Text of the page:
Banff feeling the pinch of worker shortage: ‘They have not come back’

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Banff feeling the worker shortage pinch
WATCH: Banff businesses are hiring but as Jayme Doll reports, hundreds of positions remain vacant ahead of the busy summer tourist season. – Jun 2, 2022

The job board at the resource centre in Banff is wallpapered with cue card-sized job postings, some with multiple positions on them.

“We also have a box full of them,” said Michel Dufresne, director of Job Resource Centre in Banff.

Unfortunately the same can’t be said for the number of resumes coming in from potential hires.

Dufresne said they used to see up to 100 people a day before the pandemic. Now there are only about 20 trickling through the doors a day.

“We used to have the Australians, the Europeans, eastern Canadians and other foreign workers. They left at the start of the pandemic and they have not come back,” said Dufresne.

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Dufresne estimates there are about 1,000 positions available in the tourist town.

Businesses are anticipating a healthy rebound this summer after being hit hard by pandemic restrictions. But many are feeling the pinch of the worker shortage.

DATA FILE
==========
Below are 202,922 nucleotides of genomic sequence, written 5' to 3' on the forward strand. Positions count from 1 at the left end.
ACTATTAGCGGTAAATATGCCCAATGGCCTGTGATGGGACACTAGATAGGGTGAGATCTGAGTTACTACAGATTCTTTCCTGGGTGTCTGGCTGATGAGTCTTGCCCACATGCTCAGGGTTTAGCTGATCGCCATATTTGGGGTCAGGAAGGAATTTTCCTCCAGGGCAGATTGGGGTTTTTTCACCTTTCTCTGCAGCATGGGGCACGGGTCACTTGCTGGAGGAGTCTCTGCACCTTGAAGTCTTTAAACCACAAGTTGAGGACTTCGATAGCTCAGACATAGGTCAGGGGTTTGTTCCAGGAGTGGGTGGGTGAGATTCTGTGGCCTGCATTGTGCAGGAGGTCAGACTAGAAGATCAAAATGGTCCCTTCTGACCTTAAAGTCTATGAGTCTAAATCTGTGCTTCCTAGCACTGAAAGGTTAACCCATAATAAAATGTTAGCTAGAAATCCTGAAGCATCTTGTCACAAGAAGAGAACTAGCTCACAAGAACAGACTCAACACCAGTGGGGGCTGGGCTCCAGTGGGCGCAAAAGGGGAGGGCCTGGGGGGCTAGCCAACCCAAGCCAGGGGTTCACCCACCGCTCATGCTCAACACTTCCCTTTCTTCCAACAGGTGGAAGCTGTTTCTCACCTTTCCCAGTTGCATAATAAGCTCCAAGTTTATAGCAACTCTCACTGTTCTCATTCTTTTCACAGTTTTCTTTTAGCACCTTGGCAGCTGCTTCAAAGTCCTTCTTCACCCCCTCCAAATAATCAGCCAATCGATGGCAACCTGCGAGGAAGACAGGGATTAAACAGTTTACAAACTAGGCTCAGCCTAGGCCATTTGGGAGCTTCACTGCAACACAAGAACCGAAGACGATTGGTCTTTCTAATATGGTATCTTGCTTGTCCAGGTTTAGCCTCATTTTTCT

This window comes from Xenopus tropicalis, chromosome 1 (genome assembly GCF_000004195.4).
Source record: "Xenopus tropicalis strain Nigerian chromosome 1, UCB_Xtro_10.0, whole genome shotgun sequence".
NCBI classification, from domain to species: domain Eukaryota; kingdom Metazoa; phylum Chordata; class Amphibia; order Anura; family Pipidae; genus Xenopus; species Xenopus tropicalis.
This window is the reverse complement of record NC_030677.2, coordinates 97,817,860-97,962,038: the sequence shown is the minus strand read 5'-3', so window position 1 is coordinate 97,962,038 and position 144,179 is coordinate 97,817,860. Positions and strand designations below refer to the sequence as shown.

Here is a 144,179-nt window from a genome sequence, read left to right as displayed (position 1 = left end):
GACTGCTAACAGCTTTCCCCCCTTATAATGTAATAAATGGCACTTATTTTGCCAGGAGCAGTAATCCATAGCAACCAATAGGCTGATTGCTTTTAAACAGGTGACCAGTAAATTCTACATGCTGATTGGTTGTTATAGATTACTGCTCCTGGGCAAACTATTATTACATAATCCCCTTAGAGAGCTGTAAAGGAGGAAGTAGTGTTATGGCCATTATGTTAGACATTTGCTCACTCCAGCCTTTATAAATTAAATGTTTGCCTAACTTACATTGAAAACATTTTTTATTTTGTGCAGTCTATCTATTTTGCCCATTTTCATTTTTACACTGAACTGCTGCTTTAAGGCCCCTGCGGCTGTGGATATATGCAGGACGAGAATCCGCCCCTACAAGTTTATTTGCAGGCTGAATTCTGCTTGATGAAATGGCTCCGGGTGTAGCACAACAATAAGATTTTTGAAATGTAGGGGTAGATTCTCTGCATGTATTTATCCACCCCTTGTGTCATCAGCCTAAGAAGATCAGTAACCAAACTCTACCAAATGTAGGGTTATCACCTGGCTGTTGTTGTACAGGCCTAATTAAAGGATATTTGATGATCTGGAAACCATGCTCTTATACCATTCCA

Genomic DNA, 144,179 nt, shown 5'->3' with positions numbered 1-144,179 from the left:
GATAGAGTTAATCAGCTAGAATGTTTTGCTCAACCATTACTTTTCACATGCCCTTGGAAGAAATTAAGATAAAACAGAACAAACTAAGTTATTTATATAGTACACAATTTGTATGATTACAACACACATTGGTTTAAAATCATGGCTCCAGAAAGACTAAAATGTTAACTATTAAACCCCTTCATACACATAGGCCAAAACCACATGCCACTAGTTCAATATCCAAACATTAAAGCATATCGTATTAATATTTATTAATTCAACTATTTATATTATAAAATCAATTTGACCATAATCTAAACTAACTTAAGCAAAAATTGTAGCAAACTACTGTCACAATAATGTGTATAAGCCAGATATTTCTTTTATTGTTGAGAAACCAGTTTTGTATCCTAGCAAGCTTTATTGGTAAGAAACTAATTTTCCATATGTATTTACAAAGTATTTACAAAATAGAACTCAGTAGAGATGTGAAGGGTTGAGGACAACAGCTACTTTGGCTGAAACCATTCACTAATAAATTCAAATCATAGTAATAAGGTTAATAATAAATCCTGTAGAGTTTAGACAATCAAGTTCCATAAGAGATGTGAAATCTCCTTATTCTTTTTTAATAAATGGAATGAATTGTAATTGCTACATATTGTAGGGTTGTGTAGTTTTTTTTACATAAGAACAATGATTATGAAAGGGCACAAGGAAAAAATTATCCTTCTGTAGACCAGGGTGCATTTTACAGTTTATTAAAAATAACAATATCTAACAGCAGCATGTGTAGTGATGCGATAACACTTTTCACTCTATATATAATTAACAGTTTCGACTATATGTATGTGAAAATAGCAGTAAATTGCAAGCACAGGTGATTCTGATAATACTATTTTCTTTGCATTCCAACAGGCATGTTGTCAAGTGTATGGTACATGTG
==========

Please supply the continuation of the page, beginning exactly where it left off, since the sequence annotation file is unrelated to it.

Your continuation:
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Advocates say Alberta disability workers leaving jobs due to low wages

“We are short. Every business in town is looking for people — it’s been a constant leading up to the summer season,” said Andre Quenneville, general manager at Mount Norquay, who is looking for kitchen staff and bus drivers. “We know we are still missing the young travelling workers — they haven’t come back yet and we’ll definitely feel that pain this summer.”

Bow Valley Regional Transit is also looking for drivers. The transit operator is short five drivers and has had to reduced the frequency on some of its routes.

Banff Lake Louise Hospitality Association executive director Darren Reeder said not only have foreign workers not returned, but getting Canadians to come back is difficult as well.

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“For some it’s shifts. For some it’s pay. For some who have relocated to other parts of the country to see family in other parts of Canada, they don’t want to come back,” he said.

Reeder added temporary foreign workers are needed now more than ever. But that process is expensive and lengthy for both employers and employees, and not a quick fix as the tourists start to return to Banff.

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